Try anti-acne medications as well as Tretinoin (Renova, Retin-A) to help in getting rid of dead skin cells (exfoliation).
Besides the above, you should avoid tight fighting clothes if you have the problem in your armpits, groin area (including on your vag), on the stomach, along with your bikini line or on your inner thighs. Go for clothing with softer materials.
Secondly, avoid being aggressive on already infected and swollen ingrown face, public, legs or neck hairs. This will worsen the swelling and inflammation.
Finally, avoid popping them since this can spread the bacteria causing the infection as well as make them swell more.
Is removal helpful?
If you have this problem, I can certainly guess the fact that you must be wondering what to do with an infected ingrown hair, should you remove it or not. Actually, you can remove the infected ingrown face, pubic, stomach, or leg hairs or anywhere else on your body. However, it is not recommended since it can damage your skin and worsen the scarring.
Instead of plucking the entire infected follicle, the best practice will be removing its tip from under your skin using a sterilized tweezers or toothpick to raise it gently by slipping below the loop before lifting it up gently. You can then apply your antiseptic or antibiotic ointment to help treat them.
Finally, if you have a huge or deep infected ingrown facial, neck, armpit, groin, leg or along your bikini line, a small medical incision might be done before the hair can be pulled out.
Ingrown hair staph infection and boils
Can this problem cause staph infection or can it be turned to staph? How is it treated? If you didn’t know, staph can get into your body through an ingrown scratched hair and cause an infection i.e. boils or “abscesses may form on the ingrown hair sites due to the infection with common skin bacteria, such as Staphylococcus” [medicinenet.com]
Staphylococcus aureus bacteria or simply staph is a common skin bacteria that affects about 30% of a healthy individual. However, according to George G. Kihiczak, a clinical instructor of dermatology at NYU, if it gets into your skin through cuts such as the ones that might happen during waxing, shaving, a picked ingrown, it “can create an abscess that grows until it’s drained” [cosmopolitan.com].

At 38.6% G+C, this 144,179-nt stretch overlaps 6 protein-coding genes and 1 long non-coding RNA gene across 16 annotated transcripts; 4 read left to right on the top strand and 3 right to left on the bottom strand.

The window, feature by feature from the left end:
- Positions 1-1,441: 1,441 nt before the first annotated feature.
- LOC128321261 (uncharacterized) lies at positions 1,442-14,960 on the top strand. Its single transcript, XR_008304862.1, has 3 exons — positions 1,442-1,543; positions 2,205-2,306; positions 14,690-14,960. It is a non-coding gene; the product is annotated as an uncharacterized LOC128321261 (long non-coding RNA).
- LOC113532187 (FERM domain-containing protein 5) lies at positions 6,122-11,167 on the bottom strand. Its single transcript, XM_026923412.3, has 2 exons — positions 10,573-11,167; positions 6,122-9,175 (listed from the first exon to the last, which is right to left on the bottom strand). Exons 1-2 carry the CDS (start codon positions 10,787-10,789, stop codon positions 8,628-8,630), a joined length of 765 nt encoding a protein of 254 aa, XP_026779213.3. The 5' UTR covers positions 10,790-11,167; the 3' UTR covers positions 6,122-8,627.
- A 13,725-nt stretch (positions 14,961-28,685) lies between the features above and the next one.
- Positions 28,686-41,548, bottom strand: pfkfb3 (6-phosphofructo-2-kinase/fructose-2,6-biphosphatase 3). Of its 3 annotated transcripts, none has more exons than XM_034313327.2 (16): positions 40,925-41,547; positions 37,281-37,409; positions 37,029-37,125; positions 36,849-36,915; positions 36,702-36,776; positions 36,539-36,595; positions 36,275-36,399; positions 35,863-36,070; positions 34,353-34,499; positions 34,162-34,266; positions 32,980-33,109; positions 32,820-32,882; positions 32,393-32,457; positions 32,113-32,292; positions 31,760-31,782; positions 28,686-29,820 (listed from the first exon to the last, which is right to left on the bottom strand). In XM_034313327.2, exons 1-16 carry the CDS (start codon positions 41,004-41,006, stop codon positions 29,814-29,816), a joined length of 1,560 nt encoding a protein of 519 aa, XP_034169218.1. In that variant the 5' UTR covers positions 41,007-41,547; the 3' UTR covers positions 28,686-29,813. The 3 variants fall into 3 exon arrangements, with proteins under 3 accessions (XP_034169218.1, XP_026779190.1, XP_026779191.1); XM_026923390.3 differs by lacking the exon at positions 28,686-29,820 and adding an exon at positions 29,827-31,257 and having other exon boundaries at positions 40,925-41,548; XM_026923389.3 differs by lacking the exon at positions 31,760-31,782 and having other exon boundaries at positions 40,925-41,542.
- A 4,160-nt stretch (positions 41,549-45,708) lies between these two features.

When caused by staph, treatment will involve oral and topical antibiotics as well as an incision to drain it when it is so big. Sometimes, smelly pus-filled boil-like sores can also be present, as one of the signs of staph on your hair follicles.
Dealing with cyst
Although not common, it is possible for one to end up with infected ingrown hair cysts especially infected ingrown pubic hair cysts and infected ingrown pubic bikini line cysts. This happens when an infection is deep in your skin.
Common symptoms you are likely to experience include yellow or green pus, itchiness, inflammation, warmth, tenderness including redness in the infected area.
Treatments of such cysts are usually by both oral and topical antibiotics as well as draining of the cyst. Steroid creams might be recommended to reduce inflammation. To avoid scarring, go to dermatologist or doctor to help you drain the cyst i.e. deep cysts removal requires an expert.
If you are fond of shaving your legs, they can be a common site for this problem. This could happen anywhere on your legs including on the thighs and in-between your legs (inner thighs). See picture beside.
On pubics, groin, and vag
A rather embarrassing place to have this problem is on your groin, vagina or even on your bikini line. This is definitely going to affect your confidence. In fact, you might want to avoid going to the beach in your bikini if you have them along with your bikini lines.
This is one of the common sites, especially in men. It might be on the chin, cheeks, or anywhere where there are facial hair including the neck i.e. on neck